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Breaking Down T.Y. Hilton's Route Running

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Stampede Blue's Andrew Aziz analyzes and breaks down every type of route that T.Y. Hilton runs.

Brian Spurlock-USA TODAY Sports

I examined T.Y. Hilton's route tree and the type of routes he runs in games. I watched 5 of his games (Panthers, Broncos, Falcons, Buccaneers and Steelers) and I observed only the plays where he was targeted. I also noted the route he ran, included the depth.

Hilton's route tree in those games look like this:

Here's a breakdown of the routes he ran, his reception percentage and his target percentage.

Reception Percentage = Receptions/Targets

Target Percentage = (Number of targets on a specific route)/(Total number of targets)

Route

Number of Receptions

Number of Targets

Reception %

Target %

Go/Fade/Seam

3

8

37.5%

23.5%

Short In (Less than 8 Yards)

0

0

0%

0%

Deep In (More than 8 Yards)

0

2

0%

5.9%

All Ins

0

2

0%

5.9%

Dig

2

2

100%

5.9%

Short Out (Less than 8 Yards)

3

3

100%

8.8%

Deep Out (More than 8 Yards)

0

3

0%

8.8%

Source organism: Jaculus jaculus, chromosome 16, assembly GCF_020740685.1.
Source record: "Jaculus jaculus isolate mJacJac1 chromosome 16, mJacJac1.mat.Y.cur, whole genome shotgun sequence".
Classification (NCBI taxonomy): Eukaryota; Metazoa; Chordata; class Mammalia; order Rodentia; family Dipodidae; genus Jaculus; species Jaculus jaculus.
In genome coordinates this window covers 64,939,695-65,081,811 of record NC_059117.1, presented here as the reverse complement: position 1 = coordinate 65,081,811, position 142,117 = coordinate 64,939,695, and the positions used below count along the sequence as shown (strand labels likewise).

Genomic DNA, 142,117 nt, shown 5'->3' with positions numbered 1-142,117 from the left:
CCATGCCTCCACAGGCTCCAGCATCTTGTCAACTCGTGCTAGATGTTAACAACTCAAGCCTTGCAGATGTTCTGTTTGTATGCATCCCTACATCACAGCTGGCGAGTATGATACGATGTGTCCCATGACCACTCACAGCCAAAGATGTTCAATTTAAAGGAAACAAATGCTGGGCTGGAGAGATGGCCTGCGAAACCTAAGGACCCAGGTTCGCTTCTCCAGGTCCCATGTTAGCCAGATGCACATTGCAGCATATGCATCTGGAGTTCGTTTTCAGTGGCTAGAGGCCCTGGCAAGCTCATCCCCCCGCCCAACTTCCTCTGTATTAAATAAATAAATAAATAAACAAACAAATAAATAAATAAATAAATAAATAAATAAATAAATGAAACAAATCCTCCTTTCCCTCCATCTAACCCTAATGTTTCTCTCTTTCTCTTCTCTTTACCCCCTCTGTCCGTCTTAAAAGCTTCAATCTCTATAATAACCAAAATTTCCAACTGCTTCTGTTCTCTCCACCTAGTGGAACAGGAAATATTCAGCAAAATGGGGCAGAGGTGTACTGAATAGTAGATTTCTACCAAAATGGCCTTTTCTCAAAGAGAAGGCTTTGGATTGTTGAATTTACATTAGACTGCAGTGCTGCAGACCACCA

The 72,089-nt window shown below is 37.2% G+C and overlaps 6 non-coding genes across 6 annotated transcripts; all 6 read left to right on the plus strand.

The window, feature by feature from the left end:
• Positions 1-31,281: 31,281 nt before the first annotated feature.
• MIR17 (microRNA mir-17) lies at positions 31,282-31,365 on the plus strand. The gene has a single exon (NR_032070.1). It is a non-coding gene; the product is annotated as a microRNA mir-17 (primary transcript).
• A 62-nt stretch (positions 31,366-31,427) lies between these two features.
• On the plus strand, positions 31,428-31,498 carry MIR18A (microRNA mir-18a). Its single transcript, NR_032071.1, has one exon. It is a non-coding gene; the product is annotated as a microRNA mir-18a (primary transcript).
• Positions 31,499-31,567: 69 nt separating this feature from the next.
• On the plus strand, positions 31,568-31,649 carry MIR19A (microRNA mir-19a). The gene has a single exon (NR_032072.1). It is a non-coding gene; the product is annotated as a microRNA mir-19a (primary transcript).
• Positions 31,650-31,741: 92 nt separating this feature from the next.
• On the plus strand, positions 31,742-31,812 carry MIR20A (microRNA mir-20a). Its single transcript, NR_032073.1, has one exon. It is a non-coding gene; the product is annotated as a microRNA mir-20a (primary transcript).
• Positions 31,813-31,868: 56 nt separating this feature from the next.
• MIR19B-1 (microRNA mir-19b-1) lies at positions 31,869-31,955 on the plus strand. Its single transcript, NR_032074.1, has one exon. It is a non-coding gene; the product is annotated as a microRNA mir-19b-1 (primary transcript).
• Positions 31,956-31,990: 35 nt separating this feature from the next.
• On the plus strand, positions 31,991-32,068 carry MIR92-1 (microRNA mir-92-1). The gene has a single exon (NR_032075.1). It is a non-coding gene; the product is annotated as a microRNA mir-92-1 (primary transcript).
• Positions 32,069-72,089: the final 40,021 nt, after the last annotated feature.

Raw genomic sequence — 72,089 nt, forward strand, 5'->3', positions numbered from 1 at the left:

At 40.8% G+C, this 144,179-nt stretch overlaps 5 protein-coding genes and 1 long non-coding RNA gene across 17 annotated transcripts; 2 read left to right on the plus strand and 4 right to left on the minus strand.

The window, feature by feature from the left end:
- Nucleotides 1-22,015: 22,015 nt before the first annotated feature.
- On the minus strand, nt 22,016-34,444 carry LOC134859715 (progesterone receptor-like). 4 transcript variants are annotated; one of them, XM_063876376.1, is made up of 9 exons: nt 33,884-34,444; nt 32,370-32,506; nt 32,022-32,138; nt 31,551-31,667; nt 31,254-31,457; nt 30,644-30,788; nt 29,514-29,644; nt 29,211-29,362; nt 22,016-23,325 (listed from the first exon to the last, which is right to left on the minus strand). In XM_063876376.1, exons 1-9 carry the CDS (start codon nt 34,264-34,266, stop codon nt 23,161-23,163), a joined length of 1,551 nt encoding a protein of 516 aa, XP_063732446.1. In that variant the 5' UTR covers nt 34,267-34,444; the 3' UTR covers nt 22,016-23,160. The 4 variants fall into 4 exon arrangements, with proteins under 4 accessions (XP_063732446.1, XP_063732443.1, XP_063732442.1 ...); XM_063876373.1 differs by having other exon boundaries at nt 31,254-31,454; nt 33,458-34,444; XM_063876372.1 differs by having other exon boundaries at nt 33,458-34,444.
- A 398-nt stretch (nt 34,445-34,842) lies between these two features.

All Outs

3

6

50%

17.6%

Short Hook(Less than 8)

3

4

75%

11.8%

Deep Hook (More than 8)

0

1

0%

2.9%

All Hooks

3

5

60%

14.7%

Comeback

1

2

50%

5.9%

Slant

3

5

60%

14.7%

Post

0

0

0%

0%

Corner

0

0

0%

0%

Cross

1

1

100%

2.9%

Slice

1

2

50%

5.9%

Screen

0

1

100%

2.9%

TOTAL

17

34

50%

On plays he was targeted, he played 26.5% of those plays on the left side of the line and 73.5% on the right side of the line.

What can we take away from his route breakdown?

He ran go/fade/seam routes the most (23.5% of the time) and caught 3 passes. That stat confirms that Hilton is a dangerous deep threat receiver. He was also good on slant routes. He was targeted on slant routes 14.7% of the time. On those routes, he showed a good understanding of reading defenses and knew where to sit down in zones. Here's an example of that:

Hilton was also targeted a lot on out routes (short and deep) (17.6%) and hooks (14.7%). He didn't have any catches on deep out patterns due to poor passes from Matt Hasselbeck (who has arm strength issues), so having a quarterback with a strong arm will certainly help on those deep out passes.

This breakdown tells us that Hilton is able to run a variety of routes. While 55% of his targets have come on three patterns (go's/fades/seams, outs and hooks), he has proven to be effective on digs and other patterns that cross the middle of the field. He is still improving as a route runner, but it's clear that he's an effective #1 receiver who can run most routes and beat you deep. Securing a higher percentage of his targets (only caught 51% of his targets) and being used on even more types of routes will be key for his development.